The Totall Discourse of the Rare Adventures & Painefull Peregrinations of Long Nineteen Yeares Travayles: From Scotland to the Most Famous Kingdomes in Europe, Asia and Affrica

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J. MacLehose, 1906 - Voyages and travels - 448 pages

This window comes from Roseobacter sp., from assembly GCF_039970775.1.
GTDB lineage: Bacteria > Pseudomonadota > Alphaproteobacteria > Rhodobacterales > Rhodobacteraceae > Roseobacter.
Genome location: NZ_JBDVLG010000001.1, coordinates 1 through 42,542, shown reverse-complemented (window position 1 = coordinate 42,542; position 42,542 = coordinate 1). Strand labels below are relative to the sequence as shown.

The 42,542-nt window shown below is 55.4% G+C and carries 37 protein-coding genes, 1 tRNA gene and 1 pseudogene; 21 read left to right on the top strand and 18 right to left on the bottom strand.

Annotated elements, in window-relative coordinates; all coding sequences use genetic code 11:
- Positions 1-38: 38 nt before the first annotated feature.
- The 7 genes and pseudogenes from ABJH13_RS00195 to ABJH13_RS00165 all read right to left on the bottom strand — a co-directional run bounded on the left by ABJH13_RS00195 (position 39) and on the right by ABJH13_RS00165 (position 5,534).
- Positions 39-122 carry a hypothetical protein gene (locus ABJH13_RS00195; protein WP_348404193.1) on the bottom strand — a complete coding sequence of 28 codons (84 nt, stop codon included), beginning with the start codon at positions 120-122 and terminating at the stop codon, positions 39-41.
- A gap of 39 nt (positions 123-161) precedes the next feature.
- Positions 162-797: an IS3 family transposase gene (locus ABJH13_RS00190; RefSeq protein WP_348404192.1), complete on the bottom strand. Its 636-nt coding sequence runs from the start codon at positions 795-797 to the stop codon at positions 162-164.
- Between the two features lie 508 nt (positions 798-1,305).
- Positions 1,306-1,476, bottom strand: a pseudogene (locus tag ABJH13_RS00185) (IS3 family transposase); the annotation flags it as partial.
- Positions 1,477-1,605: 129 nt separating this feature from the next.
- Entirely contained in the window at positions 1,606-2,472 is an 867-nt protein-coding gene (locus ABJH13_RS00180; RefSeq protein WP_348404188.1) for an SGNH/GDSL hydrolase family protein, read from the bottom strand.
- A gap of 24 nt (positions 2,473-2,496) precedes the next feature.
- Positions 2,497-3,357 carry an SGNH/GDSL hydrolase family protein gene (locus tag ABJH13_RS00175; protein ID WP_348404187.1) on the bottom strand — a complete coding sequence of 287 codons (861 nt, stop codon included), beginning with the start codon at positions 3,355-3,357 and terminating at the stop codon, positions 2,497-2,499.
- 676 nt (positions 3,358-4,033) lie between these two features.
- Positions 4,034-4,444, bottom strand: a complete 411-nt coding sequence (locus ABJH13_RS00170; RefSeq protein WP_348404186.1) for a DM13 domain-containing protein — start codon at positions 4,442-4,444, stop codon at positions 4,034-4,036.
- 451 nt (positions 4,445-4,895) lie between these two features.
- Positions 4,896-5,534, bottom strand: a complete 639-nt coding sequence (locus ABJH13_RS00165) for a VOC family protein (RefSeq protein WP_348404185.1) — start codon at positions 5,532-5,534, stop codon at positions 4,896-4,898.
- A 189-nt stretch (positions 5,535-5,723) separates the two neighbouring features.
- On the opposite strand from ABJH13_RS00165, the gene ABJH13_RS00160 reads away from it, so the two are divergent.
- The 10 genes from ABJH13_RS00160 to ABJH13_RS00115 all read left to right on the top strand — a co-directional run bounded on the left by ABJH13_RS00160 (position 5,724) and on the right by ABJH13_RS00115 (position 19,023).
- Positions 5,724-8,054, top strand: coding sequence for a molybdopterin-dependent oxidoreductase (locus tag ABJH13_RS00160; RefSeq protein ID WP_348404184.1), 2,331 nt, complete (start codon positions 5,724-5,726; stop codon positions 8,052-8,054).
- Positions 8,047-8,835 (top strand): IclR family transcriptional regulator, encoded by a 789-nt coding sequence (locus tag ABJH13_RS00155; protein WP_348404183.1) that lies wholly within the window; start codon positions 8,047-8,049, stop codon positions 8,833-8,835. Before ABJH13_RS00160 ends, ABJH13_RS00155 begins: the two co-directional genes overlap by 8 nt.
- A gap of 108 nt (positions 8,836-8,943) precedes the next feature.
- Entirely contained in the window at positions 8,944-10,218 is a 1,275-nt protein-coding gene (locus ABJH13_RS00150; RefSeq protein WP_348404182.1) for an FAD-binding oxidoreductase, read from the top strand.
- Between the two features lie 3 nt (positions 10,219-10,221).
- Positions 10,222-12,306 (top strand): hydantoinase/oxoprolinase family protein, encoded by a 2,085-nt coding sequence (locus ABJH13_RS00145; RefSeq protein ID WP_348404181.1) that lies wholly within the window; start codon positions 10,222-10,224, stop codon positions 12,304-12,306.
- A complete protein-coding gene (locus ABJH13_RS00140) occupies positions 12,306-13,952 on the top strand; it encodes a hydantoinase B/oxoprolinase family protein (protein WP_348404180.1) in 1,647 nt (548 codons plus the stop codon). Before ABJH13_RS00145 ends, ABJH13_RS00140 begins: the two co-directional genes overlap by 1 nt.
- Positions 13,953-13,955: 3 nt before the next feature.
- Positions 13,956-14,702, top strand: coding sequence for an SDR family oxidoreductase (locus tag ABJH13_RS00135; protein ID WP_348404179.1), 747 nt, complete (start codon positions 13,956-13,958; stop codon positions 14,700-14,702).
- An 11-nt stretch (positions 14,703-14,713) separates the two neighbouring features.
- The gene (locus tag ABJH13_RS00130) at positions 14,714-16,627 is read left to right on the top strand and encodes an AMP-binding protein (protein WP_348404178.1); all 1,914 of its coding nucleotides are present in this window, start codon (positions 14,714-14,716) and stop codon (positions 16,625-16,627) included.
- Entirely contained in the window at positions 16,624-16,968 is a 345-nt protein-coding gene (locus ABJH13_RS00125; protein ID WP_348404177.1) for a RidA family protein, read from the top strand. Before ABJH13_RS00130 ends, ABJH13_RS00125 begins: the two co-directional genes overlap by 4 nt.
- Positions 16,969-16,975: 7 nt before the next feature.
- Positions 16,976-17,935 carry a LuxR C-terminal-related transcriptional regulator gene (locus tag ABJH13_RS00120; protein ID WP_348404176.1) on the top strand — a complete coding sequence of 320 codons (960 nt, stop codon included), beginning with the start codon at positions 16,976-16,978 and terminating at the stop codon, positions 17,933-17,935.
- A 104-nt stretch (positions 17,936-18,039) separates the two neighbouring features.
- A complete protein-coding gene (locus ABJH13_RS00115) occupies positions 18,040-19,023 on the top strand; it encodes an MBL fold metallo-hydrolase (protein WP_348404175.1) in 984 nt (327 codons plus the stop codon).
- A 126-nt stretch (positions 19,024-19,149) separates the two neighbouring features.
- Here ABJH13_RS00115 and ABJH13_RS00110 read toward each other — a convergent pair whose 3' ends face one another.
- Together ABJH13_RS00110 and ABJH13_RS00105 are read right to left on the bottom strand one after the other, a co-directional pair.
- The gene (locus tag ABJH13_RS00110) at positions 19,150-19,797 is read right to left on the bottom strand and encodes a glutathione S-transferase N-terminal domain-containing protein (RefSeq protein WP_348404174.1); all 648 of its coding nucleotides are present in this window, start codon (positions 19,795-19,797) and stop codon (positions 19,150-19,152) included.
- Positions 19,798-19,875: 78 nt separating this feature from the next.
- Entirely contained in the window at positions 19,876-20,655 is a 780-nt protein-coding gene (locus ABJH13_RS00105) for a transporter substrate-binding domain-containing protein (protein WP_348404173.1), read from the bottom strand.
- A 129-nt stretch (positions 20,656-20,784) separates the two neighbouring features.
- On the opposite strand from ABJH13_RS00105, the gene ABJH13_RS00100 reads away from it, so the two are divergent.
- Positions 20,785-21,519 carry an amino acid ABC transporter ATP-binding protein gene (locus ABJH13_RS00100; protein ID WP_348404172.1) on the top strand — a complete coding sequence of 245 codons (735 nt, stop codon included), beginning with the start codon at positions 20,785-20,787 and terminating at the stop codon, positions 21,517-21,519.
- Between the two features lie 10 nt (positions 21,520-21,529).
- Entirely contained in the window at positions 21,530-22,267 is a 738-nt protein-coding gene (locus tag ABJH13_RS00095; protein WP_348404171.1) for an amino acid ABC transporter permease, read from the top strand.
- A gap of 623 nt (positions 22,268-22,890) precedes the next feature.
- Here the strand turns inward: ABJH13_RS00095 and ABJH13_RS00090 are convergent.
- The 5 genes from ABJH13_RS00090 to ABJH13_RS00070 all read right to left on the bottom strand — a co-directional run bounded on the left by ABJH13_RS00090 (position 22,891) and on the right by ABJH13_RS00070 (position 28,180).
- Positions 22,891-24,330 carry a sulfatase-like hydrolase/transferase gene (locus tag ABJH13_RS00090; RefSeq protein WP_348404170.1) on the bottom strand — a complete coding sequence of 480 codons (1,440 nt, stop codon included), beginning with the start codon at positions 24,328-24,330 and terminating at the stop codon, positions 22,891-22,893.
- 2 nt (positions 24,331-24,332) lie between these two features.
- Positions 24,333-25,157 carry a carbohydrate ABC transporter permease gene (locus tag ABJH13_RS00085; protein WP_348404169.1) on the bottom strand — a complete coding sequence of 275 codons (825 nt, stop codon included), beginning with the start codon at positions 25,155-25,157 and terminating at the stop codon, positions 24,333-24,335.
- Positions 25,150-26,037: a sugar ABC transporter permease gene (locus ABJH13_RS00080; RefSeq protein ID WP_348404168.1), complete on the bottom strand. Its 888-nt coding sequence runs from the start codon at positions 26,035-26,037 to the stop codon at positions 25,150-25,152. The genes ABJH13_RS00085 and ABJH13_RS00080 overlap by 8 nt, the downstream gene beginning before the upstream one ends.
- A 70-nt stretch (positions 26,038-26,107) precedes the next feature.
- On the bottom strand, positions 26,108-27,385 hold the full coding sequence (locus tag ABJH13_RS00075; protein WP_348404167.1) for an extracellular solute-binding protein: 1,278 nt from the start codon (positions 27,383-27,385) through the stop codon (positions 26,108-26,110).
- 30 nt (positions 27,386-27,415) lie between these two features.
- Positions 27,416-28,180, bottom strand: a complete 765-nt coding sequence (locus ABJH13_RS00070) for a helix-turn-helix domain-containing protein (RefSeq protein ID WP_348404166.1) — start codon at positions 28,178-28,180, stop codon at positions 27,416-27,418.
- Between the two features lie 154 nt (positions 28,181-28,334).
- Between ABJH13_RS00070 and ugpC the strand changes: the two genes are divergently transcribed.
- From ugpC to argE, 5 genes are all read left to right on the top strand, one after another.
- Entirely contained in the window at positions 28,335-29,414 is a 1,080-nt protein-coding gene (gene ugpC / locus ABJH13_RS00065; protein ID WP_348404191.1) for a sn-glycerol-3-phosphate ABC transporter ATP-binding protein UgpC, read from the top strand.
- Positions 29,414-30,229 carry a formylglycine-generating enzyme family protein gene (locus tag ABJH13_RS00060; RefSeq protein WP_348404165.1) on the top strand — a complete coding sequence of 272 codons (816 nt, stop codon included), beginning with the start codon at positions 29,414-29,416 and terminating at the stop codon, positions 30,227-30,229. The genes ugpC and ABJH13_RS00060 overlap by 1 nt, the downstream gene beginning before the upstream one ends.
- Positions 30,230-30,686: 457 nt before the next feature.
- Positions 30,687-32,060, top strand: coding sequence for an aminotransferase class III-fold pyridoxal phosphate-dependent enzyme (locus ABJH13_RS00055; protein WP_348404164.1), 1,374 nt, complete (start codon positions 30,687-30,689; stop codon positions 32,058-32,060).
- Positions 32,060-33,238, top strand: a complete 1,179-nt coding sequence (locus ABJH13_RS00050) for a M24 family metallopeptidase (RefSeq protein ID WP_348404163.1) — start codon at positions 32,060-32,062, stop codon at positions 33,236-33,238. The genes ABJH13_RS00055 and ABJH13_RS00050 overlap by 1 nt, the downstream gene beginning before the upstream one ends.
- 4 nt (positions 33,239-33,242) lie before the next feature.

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This is one of the best and funniest travel books I have ever read, and I am very much surprised it is not better known. William Lithgow, often referred to as 'lug ear'd Will' was, as far as we know, a self-imposed exile for many years after having his ears clipped by the brothers of a girl he was having a tryst with. Combining some curmudgeonly views with a very wry sense of humor and a certain voyeur's instinct, he observes such intriguing matters as Constantinople's slave market where a western gentleman decides he will 'liberate' a slave.. but only after having his way with her first. He ends his travels tortured on the rack by Inquisitors, accused of being a spy. When they discover he is not in fact a spy, they feel that since they tortured him it must have been God's will and he had done something else wrong that needed punishment. This book is a one-off and not difficult to read despite the age of the English, as Lithgow writes more as a tabloid journalist than a literary type. A gem!  

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